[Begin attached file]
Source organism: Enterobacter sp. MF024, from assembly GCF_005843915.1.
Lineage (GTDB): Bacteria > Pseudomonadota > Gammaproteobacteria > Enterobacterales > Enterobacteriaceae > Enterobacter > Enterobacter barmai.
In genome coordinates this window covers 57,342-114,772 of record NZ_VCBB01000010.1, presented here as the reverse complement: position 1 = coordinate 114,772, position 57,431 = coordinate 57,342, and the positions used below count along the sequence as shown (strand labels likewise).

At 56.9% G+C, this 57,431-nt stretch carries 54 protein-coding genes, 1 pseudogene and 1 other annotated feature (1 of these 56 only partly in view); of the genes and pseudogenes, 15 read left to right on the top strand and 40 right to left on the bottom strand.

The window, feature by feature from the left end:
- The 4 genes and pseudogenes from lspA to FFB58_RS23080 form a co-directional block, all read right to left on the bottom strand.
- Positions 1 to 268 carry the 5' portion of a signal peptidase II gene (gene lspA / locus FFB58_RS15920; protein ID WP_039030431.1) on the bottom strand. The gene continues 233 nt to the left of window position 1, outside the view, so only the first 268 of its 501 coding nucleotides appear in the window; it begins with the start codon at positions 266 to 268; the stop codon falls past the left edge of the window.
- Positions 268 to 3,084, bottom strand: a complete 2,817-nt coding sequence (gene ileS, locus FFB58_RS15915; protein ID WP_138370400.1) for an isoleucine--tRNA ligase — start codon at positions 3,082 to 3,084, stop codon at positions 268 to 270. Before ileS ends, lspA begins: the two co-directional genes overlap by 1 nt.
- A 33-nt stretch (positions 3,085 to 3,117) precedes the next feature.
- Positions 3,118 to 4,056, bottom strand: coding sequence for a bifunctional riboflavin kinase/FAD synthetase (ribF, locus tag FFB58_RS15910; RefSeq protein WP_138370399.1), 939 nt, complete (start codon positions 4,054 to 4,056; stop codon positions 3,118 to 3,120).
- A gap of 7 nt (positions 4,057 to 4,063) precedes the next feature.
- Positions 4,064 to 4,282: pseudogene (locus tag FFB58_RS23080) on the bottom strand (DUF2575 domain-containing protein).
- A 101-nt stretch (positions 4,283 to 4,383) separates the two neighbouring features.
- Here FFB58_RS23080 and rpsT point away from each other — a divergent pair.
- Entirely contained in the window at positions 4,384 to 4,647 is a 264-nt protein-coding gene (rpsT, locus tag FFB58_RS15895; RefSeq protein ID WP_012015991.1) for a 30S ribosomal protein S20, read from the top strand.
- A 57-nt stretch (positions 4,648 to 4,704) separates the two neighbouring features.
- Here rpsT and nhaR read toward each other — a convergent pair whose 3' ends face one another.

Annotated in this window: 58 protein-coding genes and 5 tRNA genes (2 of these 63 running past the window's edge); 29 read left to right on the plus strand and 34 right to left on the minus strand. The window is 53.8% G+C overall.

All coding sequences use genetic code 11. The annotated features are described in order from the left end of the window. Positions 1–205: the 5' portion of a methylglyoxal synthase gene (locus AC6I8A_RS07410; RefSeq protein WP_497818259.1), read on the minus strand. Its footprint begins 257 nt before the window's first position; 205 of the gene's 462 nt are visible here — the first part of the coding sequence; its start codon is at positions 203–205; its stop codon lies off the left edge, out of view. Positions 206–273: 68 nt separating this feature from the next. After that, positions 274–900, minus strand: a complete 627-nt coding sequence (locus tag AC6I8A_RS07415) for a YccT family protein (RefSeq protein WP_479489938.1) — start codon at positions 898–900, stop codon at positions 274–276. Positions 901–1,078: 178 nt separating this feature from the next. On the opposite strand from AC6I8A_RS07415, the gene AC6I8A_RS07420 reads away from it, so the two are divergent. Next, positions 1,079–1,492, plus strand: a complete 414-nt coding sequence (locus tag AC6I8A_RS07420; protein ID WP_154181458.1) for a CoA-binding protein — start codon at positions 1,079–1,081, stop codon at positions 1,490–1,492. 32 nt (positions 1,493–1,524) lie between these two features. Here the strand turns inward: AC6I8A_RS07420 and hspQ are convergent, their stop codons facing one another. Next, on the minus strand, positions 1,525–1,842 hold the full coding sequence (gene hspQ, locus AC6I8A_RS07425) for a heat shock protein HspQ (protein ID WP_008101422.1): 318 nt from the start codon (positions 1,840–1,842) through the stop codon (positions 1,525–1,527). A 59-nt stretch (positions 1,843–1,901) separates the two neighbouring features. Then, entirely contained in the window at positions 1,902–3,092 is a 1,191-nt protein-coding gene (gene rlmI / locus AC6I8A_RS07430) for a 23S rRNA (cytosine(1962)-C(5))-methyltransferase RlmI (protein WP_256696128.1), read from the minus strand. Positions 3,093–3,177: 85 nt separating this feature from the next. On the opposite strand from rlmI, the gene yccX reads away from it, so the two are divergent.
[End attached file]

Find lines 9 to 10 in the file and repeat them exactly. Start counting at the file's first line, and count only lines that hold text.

- A 33-nt stretch (positions 3,085 to 3,117) precedes the next feature.
- Positions 3,118 to 4,056, bottom strand: coding sequence for a bifunctional riboflavin kinase/FAD synthetase (ribF, locus tag FFB58_RS15910; RefSeq protein WP_138370399.1), 939 nt, complete (start codon positions 4,054 to 4,056; stop codon positions 3,118 to 3,120).